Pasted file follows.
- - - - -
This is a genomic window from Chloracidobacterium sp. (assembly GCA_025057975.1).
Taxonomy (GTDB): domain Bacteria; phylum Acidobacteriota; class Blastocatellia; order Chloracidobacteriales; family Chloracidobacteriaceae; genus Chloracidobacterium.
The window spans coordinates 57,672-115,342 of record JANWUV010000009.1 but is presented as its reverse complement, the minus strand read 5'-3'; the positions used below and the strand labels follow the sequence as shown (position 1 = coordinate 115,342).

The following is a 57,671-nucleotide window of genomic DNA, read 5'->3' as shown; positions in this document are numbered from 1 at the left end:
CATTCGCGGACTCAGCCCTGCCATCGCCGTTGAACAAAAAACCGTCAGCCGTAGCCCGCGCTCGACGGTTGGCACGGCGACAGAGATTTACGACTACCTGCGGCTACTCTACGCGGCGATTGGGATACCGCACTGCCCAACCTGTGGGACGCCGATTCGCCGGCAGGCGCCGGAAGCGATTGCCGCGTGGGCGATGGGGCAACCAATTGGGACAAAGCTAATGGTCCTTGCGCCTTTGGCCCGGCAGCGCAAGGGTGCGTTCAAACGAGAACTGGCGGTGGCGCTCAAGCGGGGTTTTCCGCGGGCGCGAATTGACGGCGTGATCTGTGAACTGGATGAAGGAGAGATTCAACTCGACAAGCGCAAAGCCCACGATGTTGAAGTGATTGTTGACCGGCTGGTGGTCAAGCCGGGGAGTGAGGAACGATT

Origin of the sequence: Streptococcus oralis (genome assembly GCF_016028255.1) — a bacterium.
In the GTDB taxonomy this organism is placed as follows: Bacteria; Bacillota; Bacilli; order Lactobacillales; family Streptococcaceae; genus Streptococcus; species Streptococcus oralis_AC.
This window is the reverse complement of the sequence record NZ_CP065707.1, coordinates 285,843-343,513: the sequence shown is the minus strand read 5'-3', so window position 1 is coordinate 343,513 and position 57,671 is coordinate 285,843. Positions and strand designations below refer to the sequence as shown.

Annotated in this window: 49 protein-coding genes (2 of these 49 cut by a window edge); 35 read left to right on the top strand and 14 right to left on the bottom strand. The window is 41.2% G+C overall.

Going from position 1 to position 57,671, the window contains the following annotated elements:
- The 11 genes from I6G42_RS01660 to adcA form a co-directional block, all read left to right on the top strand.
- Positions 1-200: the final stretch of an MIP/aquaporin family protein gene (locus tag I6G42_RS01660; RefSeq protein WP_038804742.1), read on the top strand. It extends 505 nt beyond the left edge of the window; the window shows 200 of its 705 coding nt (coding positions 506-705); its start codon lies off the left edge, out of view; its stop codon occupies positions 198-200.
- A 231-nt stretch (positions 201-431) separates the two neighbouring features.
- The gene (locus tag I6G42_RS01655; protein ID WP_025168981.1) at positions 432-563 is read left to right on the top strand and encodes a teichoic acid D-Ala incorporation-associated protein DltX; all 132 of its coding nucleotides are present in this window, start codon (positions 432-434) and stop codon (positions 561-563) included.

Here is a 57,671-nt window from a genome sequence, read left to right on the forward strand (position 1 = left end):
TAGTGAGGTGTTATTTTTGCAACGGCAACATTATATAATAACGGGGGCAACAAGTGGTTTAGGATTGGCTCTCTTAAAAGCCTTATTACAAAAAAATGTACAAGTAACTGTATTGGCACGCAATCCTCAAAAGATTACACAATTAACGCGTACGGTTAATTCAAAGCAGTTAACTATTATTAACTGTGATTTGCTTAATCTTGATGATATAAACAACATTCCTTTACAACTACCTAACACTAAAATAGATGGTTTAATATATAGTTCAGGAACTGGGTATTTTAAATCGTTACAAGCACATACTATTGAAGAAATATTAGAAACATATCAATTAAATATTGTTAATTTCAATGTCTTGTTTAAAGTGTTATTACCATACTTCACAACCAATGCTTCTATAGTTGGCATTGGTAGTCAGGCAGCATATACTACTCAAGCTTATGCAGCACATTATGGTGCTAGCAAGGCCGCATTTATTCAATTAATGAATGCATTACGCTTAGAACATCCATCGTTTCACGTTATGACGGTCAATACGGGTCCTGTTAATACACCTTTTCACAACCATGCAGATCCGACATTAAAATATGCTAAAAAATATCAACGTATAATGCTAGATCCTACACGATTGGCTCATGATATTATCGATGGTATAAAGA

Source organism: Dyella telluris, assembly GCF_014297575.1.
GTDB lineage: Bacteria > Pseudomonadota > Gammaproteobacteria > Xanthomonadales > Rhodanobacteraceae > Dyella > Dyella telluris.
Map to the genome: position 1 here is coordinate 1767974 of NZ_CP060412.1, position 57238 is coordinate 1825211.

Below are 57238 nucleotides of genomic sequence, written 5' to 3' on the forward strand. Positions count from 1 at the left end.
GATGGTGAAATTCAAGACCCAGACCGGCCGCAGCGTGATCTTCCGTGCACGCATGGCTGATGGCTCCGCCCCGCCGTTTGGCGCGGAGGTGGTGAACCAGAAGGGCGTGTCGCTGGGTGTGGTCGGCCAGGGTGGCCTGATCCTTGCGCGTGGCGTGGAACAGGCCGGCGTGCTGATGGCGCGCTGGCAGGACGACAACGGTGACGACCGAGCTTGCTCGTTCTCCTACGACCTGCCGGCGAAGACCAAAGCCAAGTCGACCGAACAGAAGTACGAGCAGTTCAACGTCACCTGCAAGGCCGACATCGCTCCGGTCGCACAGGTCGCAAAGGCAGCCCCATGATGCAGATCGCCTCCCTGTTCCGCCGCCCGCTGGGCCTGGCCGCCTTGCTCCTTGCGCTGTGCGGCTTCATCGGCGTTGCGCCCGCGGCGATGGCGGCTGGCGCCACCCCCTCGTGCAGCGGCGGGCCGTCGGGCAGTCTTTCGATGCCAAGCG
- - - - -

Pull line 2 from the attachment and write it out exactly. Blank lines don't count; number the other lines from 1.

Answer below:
Taxonomy (GTDB): domain Bacteria; phylum Acidobacteriota; class Blastocatellia; order Chloracidobacteriales; family Chloracidobacteriaceae; genus Chloracidobacterium.